All amendments that were voted on January 27 are listed at the bottom of this post. Congressman Molinaro voted "NO" on each, except for one vote that he skipped. Since Molinaro did not support any amendments, it's difficult to understand his analysis, but it is worth noting that Molinaro opposed amendments to:
He voted FOR the bill itself.
No. 67 - Eliminates the requirement to issue new leases on federal land if oil producers export more petroleum than was drawn down from the SPR. This helps to keep supply in the US high and prevent oil companies sending production from new Federal leases overseas. On keeping American energy for use in America, MOLINARO VOTED NO
Nos. 63, 81 - Requires that the Secretary of Energy publish an analysis of the number of unused current leases available to oil and gas drillers on Federal land prior to issuance of new leases that would remove more land from public use. The amendment sponsor identified 9,000 unused leases on 26 million acres of public land. MOLINARO VOTED NO
No. 24 - Prohibits new H.R. 21 drilling leases within 3,200 feet of a home, school or hospital. On the question of protecting these areas, MOLINARO VOTED NO
No. 135 - Prohibits new H.R. 21 drilling leases on the Outer Continental Shelf off the coast of New York and neighboring states. MOLINARO VOTED NO on protecting these waters.
No. 145 - Prohibits new H.R. 21 drilling leases on protected lands, such as National Parks, the National Wildlife Refuge System, and national conservation areas. MOLINARO VOTED NO on protecting these lands.
No. 92 - Prevents oil and gas companies that participated in price gouging in 2021-2022 from acquiring leases offered under H.R. 21. MOLINARO VOTED NO on the amendment, choosing to permit these companies to acquire H.R. 21 leases.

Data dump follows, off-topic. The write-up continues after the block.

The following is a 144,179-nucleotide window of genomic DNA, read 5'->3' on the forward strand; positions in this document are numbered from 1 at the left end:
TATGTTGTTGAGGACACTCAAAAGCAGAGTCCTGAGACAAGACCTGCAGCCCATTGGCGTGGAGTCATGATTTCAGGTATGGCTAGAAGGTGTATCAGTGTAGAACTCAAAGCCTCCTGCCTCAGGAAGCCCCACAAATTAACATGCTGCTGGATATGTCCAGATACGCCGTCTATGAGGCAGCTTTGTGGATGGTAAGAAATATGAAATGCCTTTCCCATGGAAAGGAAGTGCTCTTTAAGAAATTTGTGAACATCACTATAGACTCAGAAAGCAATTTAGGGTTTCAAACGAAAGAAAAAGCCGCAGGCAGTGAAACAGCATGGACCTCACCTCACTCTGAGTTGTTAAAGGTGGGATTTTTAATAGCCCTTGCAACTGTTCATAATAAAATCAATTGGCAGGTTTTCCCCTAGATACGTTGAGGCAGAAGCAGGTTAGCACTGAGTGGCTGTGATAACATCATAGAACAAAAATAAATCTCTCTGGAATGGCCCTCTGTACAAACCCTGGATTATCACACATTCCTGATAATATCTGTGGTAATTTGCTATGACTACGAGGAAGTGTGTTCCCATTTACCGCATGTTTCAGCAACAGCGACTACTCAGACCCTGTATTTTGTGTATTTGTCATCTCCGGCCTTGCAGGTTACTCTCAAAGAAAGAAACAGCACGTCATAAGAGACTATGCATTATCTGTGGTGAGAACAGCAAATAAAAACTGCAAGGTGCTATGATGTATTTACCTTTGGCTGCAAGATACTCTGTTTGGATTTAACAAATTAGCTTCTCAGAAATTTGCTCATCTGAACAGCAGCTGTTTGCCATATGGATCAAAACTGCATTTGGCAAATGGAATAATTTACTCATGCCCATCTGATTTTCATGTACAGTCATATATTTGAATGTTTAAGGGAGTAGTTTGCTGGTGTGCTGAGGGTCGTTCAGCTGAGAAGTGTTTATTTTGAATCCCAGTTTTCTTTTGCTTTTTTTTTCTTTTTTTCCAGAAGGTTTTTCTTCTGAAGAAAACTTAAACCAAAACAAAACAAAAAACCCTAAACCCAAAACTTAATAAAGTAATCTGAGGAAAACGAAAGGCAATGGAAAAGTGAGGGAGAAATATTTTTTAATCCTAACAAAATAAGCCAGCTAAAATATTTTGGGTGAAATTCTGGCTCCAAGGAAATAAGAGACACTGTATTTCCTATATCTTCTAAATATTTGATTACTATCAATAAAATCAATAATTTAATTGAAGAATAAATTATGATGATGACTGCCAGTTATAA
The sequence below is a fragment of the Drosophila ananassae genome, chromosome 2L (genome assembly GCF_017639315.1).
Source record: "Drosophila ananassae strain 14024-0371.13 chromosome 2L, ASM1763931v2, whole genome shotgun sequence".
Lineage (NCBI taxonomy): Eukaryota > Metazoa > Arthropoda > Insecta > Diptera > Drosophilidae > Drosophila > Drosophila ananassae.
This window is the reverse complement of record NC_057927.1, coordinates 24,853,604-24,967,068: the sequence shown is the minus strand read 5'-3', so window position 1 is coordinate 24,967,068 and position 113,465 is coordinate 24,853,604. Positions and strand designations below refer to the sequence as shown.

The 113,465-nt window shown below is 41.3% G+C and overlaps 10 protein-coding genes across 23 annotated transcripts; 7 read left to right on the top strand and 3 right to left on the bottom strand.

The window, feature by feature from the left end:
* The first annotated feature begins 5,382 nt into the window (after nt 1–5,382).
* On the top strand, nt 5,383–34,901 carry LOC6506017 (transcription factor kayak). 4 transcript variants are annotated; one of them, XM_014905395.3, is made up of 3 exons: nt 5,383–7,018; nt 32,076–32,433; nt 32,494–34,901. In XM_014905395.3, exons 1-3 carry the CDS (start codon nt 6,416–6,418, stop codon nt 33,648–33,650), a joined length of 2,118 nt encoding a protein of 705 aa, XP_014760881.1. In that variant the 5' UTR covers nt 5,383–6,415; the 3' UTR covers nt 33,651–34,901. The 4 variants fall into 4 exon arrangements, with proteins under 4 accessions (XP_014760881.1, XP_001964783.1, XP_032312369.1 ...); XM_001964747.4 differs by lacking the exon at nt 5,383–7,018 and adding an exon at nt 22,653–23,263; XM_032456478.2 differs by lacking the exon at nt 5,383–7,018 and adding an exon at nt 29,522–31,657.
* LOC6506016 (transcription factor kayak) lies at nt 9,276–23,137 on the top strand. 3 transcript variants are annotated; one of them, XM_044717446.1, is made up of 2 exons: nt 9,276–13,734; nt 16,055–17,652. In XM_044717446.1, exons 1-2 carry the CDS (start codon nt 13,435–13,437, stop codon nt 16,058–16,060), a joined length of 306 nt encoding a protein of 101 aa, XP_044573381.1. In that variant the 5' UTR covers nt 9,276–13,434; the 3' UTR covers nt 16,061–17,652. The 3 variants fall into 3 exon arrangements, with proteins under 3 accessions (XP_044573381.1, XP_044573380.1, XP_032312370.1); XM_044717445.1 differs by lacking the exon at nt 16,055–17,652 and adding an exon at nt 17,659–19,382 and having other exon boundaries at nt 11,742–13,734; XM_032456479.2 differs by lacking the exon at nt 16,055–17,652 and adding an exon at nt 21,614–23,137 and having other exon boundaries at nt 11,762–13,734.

No. 58 - Requires that the Secretary of Energy determine that any delay in releasing SPR oil due to new rules in H.R. 21 does not negatively impact consumers who use oil to heat their homes. MOLINARO VOTED NO
No. 46 - Permits immediate SPR drawdowns to protect national security. MOLINARO VOTED NO
No. 59 - States that nothing in H.R. 21 prohibits the President from drawing petroleum from the SPR to reduce gas prices. MOLINARO VOTED NO
No. 60 - Ensures that H.R. 21 does not increase consumer gas prices by causing a delay in a release from the SPR. MOLINARO VOTED NO
No. 77 - Allows an SPR release without delay if a delay would increase inflation. MOLINARO VOTED NO
No. 36 - Permits the SPR to continue to conduct test releases to maintain readiness. MOLINARO VOTED NO
No. 74 - Excludes any companies that have executed stock buybacks in the last ten years from participating in H.R. 21 lease purchases. MOLINARO VOTED NO
No. 131 - Prohibits the sale of H.R. 21 drilling leases in the Great Lakes, which - to this point - have been protected from oil and gas production. MOLINARO SKIPPED THE VOTE
Nos. 72 and 73 - Requiring that this bill support U.S. environmental goals and not increase its greenhouse gas emissions. MOLINARO VOTED NO
No. 66 - Requires that any oil and gas company that secures a new lease under this bill would provide a plan for reducing pollution and greenhouse gases. MOLINARO VOTED NO
No. 32 - Requires that the Secretary of Energy determine H.R. 21 would not increase energy prices for U.S. consumers. MOLINARO VOTED NO
No. 35 - Ensures that the SPR will continue to provide short-term "loans" of oil during temporary disruptions that are quickly replaced. MOLINARO VOTED NO